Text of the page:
:"Mad as a hatter" redirects here. For the Batman episode, see ."

A hatter is a maker or seller of hats. Milliners are a category of hatters who design women's hats.

Mad as a hatter

The origin of the proverbial expression mad as a hatter is uncertain. It may derive from: ["Why Do We Say ...?", Nigel Rees, 1987, ISBN 0-7137-1944-3]

* An incidence of nominalization of the verb hatter, which means "To harass; to weary; to wear out with fatigue." according to Samuel Johnson's "A Dictionary of the English Language" published in 1755. In the text he cites a passage from the work of John Dryden as an example of usage: "He's "hatter'd" out with pennance." [Johnson, Samuel. "A Dictionary of the English Language": An Anthology. David Crystal, ed. (London: Penguin, 2005), 289 ISBN 0-141-44157-7]
* Robert Crab, a 17th century eccentric who gave all his goods to the poor and lived on leaves and grass.
* Mercury poisoning suffered by hatters in the 18th century and 19th century, when mercury was used in the manufacture of felt. Absorption of mercury through the skin can cause Korsakoff's syndrome.
* An adaptation of the Anglo-Saxon word "atter" meaning poison, closely related to the word "adder" for the poisonous Crossed Viper. Lexicographers William and Mary Morris in "Morris Dictionary of Word and Phrase Origins" (1977) favour this derivation because "mad as a hatter" was known before hat making was a recognized trade.
*Lewis Carroll used the phrase for the character of The Hatter in "Alice's Adventures in Wonderland". This character is also known as "The Mad Hatter". Although eccentric, the Mad Hatter does not exhibit symptoms of mercury poisoning. [cite journal |journal= Br Med J (Clin Res Ed) |date=1983 |volume=287 |issue=6409 |pages=1961 |title= Did the Mad Hatter have mercury poisoning? |author= Waldron HA |pmid=6418283 |url=http://pubmedcentral.nih.gov/pagerender.fcgi?artid=1550196&pageindex=1]

Other uses

* Stockport County Football Club (Stockport, Greater Manchester, England) are commonly known as "The Hatters" due to the hatting industry in the town, this nickname also being shared by Luton Town Football Club. A meeting of the two sides often is billed as "The Hatters Derby".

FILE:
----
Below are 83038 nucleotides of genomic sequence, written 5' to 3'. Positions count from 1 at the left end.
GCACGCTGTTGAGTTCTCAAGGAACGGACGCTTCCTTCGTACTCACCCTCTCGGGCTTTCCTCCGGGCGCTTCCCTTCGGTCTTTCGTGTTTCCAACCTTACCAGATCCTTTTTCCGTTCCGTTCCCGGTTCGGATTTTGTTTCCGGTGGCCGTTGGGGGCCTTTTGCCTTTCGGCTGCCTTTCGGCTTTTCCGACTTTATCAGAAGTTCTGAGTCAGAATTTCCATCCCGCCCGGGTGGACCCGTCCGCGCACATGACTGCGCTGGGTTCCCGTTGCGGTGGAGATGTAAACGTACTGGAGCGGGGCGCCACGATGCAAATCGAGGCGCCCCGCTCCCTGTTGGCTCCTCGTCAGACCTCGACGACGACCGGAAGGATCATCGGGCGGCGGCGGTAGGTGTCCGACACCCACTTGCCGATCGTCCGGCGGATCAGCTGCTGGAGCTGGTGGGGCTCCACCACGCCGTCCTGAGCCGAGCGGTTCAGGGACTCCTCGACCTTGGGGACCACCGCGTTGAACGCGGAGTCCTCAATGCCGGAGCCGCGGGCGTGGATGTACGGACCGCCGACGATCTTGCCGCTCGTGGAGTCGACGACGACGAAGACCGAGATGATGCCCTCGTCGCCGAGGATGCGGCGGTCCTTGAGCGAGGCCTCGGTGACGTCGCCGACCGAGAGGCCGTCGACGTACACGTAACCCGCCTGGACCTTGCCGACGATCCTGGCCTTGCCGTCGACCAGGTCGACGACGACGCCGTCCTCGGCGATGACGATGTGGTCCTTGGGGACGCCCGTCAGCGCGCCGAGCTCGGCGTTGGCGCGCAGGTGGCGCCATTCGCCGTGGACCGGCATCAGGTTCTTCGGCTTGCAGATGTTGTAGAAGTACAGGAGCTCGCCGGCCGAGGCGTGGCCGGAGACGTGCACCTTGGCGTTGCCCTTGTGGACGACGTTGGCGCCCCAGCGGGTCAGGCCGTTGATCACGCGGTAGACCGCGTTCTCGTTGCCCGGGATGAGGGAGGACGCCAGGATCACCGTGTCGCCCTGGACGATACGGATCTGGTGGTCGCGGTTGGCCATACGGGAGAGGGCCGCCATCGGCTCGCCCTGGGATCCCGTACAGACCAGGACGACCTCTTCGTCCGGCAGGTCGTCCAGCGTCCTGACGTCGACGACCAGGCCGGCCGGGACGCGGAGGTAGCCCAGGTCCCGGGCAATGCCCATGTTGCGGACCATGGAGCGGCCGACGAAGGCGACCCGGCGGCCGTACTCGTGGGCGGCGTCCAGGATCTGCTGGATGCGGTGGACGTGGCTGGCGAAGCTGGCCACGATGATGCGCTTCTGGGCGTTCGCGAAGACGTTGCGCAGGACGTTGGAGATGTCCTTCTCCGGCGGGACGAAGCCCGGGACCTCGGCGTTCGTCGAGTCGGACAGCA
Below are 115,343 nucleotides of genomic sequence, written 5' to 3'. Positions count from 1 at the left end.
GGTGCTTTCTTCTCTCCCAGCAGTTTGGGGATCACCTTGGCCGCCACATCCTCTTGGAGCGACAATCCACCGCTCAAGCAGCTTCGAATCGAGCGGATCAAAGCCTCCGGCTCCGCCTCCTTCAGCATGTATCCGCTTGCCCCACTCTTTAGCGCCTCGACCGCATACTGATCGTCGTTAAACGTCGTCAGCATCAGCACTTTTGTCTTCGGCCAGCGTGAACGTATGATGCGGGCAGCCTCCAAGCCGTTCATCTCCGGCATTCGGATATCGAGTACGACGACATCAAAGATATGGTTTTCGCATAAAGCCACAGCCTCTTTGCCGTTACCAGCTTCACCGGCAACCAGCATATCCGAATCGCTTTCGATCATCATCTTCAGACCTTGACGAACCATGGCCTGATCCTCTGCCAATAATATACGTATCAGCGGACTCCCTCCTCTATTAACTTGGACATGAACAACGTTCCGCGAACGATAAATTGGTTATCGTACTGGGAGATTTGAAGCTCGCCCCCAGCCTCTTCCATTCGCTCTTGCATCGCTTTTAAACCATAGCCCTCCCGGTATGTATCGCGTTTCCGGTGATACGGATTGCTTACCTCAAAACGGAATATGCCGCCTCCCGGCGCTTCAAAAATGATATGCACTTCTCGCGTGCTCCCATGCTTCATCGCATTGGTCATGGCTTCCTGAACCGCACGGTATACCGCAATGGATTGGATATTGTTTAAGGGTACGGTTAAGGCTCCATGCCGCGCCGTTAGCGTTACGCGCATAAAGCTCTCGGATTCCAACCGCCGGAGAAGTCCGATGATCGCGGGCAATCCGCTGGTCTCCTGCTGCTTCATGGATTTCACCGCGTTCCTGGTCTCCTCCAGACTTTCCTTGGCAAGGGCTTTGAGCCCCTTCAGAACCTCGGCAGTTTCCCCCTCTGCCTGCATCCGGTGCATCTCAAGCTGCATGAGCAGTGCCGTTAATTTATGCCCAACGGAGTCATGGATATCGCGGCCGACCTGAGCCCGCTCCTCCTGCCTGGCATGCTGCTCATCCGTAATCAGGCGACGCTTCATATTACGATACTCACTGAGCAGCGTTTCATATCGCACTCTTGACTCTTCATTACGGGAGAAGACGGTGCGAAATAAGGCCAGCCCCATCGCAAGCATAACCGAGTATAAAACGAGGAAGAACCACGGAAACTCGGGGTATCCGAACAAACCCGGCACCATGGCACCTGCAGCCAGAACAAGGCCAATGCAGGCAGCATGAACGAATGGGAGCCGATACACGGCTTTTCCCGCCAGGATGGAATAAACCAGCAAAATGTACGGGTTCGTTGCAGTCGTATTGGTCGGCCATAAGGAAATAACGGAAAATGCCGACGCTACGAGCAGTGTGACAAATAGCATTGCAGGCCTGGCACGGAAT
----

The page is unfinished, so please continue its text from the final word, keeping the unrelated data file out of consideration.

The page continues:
* Students who attend Hatboro-Horsham School District are known as Hatters. This refers to Hatboro's history of hat production.
* Danbury, Connecticut's Danbury High School's mascot is the Hatter because Danbury was the hat center of the world from the 19th century to about the early 20th century. Danbury's professional hockey team is known as the Mad Hatters.
*Batman's rogues gallery includes Jervis Tetch, a delusional man obsessed with hats. He named and stylized himself after "the Mad Hatter" from Carroll's stories due to his own insanity, a pronounced fixation on the Alice in Wonderland stories, and a lifelong fascination with hats of all shapes and forms. His crimes usually include mind control devices placed within some form of headwear.

ee also

* "Hatter's Castle"
* Mad Hatter
* Mad Hatter (comics)
* Mad Hatter (Bank Robber)


External links

* [http://www.snopes.com/language/phrases/hatter.htm "Mad as a Hatter" at Urban Legends]
* [http://www.quinion.com/words/qa/qa-mad2.htm Questions & Answers: Mad as a Hatter]
* [http://www.phrases.org.uk/meanings/mad-as-a-hatter.html "As mad as a hatter" at Phrasefinder]

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Look at other dictionaries:

  • Hatter — Hat ter ( t[ e]r), v. t. [Prov. E., to entangle; cf. LG. verhaddern, verheddern, verhiddern.] To tire or worry; with out. [Obs.] Dryden. [1913 Webster] …   The Collaborative International Dictionary of English

  • Hatter — Hat ter, n. One who makes or sells hats. [1913 Webster] …   The Collaborative International Dictionary of English

  • hatter — late 14c., from HAT (Cf. hat) + ER (Cf. er) (1) …   Etymology dictionary

  • hatter — [hat′ər] n. a person who makes, sells, or cleans hats, esp. men s hats …   English World dictionary

  • Hatter — This name derives from the Old English pre 7th Century haet meaning a hat and was originally given either as an occupational name to a maker or seller of hats, or as a topographical name to one resident by a hat shaped hill. One, Roger Hat was… …   Surnames reference

  • hatter — UK [ˈhætə(r)] / US [ˈhætər] noun [countable] Word forms hatter : singular hatter plural hatters someone who makes and sells hats • See: mad …   English dictionary

  • hatter — I. /ˈhætə / (say hatuh) noun 1. a maker or seller of hats. –phrase 2. mad as a hatter, very eccentric; crazy. {Phrase Origin: from the time when hat makers worked with mercury, mercury poisoning causing brain disorders} II. /ˈhætə / (say hatuh)… …   Australian-English dictionary

  • hatter — See: MAD AS A HATTER …   Dictionary of American idioms

  • hatter — See: MAD AS A HATTER …   Dictionary of American idioms

  • hatter — hatter1 /hat euhr/, n. a maker or seller of hats. [1350 1400; ME; see HAT, ER1] hatter2 /hat euhr/, n. Australian Informal. 1. a person who has become eccentric from living alone in a remote area. 2. a person who lives alone in the bush, as a… …   Universalium

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